Automotive recyclers

As cars become more complicated and different features become computerized, junkyards have evolved to match the needs of these new automobiles. Gone are the days of being able to walk into a salvage yard and remove a part from an old car that you need for your new one. According to The New York Times, traditional junkyards have been replaced with automotive recyclers, where the proprietors computerize inventory and comply with the necessary environmental regulations.

Many features of modern cars are no longer interchangeable. Some parts need to be reprogrammed while others are specific to a particular vehicle. The increase in technology-reliant qualities has made it almost impossible to simply dismantle a car to obtain its parts.

Automotive recycling doesn't merely operate as some niche aspect in the corner of the overall car industry. According to the Automotive Recycling Association, a trade group with more than 3,000 members, this sector does an estimated $22 billion in revenue and has an annual payroll of around 3.3 billion dollars. These businesses also employ roughly 103,108 people around the country.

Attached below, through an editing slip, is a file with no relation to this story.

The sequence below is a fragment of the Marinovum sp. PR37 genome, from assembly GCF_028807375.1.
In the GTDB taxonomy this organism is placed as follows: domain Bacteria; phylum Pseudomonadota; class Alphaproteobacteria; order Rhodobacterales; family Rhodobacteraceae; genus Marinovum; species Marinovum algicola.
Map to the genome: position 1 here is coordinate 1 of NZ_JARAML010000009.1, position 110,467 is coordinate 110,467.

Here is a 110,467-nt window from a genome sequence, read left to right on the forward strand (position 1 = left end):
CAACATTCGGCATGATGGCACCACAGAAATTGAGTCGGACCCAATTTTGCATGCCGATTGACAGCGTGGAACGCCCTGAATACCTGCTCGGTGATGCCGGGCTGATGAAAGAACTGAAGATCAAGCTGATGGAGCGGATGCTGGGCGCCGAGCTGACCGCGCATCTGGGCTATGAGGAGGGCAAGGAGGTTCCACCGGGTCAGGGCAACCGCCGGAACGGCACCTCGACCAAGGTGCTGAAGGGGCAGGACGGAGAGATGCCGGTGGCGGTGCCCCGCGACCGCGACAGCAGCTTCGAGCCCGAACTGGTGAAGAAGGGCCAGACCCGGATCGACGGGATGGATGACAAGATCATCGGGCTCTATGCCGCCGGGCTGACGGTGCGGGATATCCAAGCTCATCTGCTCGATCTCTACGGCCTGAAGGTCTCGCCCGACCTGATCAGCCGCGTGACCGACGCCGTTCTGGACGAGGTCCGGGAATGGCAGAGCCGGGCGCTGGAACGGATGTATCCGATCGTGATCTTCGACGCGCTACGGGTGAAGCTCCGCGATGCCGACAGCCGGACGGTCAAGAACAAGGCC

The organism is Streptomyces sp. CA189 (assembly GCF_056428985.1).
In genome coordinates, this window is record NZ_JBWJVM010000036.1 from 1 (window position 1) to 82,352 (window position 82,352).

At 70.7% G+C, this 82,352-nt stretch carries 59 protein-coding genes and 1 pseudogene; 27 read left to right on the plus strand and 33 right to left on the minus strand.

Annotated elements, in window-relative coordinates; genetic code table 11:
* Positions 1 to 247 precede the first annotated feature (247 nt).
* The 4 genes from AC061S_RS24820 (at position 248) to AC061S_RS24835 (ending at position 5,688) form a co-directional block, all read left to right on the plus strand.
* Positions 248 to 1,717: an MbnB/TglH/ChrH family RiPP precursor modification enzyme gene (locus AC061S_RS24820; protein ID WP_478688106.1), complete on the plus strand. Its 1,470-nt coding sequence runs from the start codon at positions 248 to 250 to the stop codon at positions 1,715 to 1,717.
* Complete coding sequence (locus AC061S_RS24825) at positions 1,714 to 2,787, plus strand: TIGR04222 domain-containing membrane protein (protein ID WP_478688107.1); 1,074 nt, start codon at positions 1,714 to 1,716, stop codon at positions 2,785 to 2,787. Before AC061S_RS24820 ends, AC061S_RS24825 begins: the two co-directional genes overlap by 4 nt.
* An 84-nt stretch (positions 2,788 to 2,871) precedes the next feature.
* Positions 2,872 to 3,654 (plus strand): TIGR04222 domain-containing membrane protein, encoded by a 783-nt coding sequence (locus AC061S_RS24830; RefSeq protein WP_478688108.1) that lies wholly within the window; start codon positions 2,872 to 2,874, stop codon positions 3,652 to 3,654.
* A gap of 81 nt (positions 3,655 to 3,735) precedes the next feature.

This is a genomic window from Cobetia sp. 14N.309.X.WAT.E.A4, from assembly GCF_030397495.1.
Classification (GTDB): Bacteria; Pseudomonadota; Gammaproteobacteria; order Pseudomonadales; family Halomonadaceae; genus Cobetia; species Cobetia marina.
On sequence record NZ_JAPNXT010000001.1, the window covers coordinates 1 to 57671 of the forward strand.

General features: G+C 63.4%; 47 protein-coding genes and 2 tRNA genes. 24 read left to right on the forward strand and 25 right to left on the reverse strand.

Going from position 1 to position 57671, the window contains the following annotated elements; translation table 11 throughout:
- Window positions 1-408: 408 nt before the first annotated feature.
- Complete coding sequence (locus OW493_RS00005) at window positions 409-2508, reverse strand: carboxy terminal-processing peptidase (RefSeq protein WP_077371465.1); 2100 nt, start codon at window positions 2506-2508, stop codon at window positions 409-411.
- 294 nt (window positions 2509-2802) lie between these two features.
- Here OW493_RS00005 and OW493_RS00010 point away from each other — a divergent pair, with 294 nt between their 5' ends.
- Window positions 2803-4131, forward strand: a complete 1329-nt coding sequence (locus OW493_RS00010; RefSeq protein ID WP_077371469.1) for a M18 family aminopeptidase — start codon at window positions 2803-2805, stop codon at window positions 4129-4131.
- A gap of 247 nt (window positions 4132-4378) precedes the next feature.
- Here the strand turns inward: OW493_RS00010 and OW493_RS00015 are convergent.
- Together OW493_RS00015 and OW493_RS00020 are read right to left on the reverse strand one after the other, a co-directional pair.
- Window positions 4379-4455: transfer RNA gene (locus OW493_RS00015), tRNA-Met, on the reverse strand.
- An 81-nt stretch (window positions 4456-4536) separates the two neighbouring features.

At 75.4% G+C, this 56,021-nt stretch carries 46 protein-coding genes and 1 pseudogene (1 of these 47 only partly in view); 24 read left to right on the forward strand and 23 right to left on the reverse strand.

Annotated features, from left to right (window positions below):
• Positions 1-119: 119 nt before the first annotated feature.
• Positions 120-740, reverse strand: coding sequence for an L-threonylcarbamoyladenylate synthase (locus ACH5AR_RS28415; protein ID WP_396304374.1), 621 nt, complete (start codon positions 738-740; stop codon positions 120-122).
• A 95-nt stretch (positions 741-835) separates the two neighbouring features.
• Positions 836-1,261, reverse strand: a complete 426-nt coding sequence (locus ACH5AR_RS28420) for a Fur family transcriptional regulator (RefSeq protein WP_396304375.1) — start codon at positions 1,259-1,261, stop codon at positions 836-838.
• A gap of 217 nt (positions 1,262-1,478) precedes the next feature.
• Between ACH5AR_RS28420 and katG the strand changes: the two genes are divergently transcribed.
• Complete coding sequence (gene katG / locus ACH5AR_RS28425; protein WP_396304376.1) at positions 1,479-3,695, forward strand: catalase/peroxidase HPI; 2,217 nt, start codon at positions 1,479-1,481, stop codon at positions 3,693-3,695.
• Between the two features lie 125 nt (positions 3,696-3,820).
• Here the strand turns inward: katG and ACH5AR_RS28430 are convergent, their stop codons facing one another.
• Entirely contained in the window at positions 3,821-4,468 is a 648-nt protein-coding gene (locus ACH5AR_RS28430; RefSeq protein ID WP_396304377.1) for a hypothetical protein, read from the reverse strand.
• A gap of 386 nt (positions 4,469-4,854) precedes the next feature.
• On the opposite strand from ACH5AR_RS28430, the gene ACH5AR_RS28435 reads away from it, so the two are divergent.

Not only do automotive recyclers encompass a large portion of the industry, they provide additional material savings as well. This technique reduces the amount of oil it takes to manufacture new cars by 85 million barrels a year while it provides enough steel to make approximately 13 million new vehicles.

In addition to providing jobs, reducing environmental concerns and salvaging raw materials for new production, automotive recycling also reduces car insurance rates. These businesses purchase inoperative vehicles, such as ones involved in accidents, from insurance companies. This process lets the insurers recoup financial losses, which pushes down overall rates for everyone.

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